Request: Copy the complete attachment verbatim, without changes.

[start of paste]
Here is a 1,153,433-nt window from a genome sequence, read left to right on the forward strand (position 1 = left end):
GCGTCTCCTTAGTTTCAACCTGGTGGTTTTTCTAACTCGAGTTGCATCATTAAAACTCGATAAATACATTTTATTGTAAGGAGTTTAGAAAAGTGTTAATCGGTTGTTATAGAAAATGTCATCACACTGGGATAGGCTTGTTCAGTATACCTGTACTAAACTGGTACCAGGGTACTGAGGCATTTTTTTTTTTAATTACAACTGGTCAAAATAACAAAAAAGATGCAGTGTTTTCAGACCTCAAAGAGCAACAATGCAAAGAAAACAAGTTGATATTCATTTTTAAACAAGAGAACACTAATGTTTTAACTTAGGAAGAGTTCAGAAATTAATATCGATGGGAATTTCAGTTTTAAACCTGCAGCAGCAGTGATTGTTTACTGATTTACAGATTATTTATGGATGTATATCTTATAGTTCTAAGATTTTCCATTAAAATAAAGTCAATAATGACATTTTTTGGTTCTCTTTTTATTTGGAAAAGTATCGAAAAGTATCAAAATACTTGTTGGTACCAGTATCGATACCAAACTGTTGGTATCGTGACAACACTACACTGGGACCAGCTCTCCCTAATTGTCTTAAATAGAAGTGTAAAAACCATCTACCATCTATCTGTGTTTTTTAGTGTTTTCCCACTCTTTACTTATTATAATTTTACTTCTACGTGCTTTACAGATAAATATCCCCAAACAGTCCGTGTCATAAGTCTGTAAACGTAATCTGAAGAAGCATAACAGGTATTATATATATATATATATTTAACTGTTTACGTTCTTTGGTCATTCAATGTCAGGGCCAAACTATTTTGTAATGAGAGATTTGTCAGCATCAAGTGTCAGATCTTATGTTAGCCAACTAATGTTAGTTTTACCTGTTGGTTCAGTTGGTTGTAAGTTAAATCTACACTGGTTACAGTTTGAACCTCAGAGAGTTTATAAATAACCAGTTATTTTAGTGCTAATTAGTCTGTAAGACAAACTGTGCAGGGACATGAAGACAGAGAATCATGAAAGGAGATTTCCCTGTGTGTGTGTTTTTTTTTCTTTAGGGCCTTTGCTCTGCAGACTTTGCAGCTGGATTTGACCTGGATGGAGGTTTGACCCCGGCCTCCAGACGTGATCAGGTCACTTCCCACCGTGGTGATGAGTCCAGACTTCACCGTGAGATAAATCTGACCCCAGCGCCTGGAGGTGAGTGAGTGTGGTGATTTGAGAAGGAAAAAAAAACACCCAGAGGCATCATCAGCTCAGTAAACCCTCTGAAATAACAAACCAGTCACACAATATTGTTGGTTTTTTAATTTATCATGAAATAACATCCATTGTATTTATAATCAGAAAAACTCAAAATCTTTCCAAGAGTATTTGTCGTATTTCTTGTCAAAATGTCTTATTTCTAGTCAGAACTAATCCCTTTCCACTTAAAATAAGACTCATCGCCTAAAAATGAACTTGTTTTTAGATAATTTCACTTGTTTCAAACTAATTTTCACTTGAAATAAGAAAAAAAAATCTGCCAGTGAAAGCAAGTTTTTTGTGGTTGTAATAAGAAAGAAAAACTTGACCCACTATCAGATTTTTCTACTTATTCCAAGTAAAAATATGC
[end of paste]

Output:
Here is a 1,153,433-nt window from a genome sequence, read left to right on the forward strand (position 1 = left end):
GCGTCTCCTTAGTTTCAACCTGGTGGTTTTTCTAACTCGAGTTGCATCATTAAAACTCGATAAATACATTTTATTGTAAGGAGTTTAGAAAAGTGTTAATCGGTTGTTATAGAAAATGTCATCACACTGGGATAGGCTTGTTCAGTATACCTGTACTAAACTGGTACCAGGGTACTGAGGCATTTTTTTTTTTAATTACAACTGGTCAAAATAACAAAAAAGATGCAGTGTTTTCAGACCTCAAAGAGCAACAATGCAAAGAAAACAAGTTGATATTCATTTTTAAACAAGAGAACACTAATGTTTTAACTTAGGAAGAGTTCAGAAATTAATATCGATGGGAATTTCAGTTTTAAACCTGCAGCAGCAGTGATTGTTTACTGATTTACAGATTATTTATGGATGTATATCTTATAGTTCTAAGATTTTCCATTAAAATAAAGTCAATAATGACATTTTTTGGTTCTCTTTTTATTTGGAAAAGTATCGAAAAGTATCAAAATACTTGTTGGTACCAGTATCGATACCAAACTGTTGGTATCGTGACAACACTACACTGGGACCAGCTCTCCCTAATTGTCTTAAATAGAAGTGTAAAAACCATCTACCATCTATCTGTGTTTTTTAGTGTTTTCCCACTCTTTACTTATTATAATTTTACTTCTACGTGCTTTACAGATAAATATCCCCAAACAGTCCGTGTCATAAGTCTGTAAACGTAATCTGAAGAAGCATAACAGGTATTATATATATATATATATTTAACTGTTTACGTTCTTTGGTCATTCAATGTCAGGGCCAAACTATTTTGTAATGAGAGATTTGTCAGCATCAAGTGTCAGATCTTATGTTAGCCAACTAATGTTAGTTTTACCTGTTGGTTCAGTTGGTTGTAAGTTAAATCTACACTGGTTACAGTTTGAACCTCAGAGAGTTTATAAATAACCAGTTATTTTAGTGCTAATTAGTCTGTAAGACAAACTGTGCAGGGACATGAAGACAGAGAATCATGAAAGGAGATTTCCCTGTGTGTGTGTTTTTTTTTCTTTAGGGCCTTTGCTCTGCAGACTTTGCAGCTGGATTTGACCTGGATGGAGGTTTGACCCCGGCCTCCAGACGTGATCAGGTCACTTCCCACCGTGGTGATGAGTCCAGACTTCACCGTGAGATAAATCTGACCCCAGCGCCTGGAGGTGAGTGAGTGTGGTGATTTGAGAAGGAAAAAAAAACACCCAGAGGCATCATCAGCTCAGTAAACCCTCTGAAATAACAAACCAGTCACACAATATTGTTGGTTTTTTAATTTATCATGAAATAACATCCATTGTATTTATAATCAGAAAAACTCAAAATCTTTCCAAGAGTATTTGTCGTATTTCTTGTCAAAATGTCTTATTTCTAGTCAGAACTAATCCCTTTCCACTTAAAATAAGACTCATCGCCTAAAAATGAACTTGTTTTTAGATAATTTCACTTGTTTCAAACTAATTTTCACTTGAAATAAGAAAAAAAAATCTGCCAGTGAAAGCAAGTTTTTTGTGGTTGTAATAAGAAAGAAAAACTTGACCCACTATCAGATTTTTCTACTTATTCCAAGTAAAAATATGC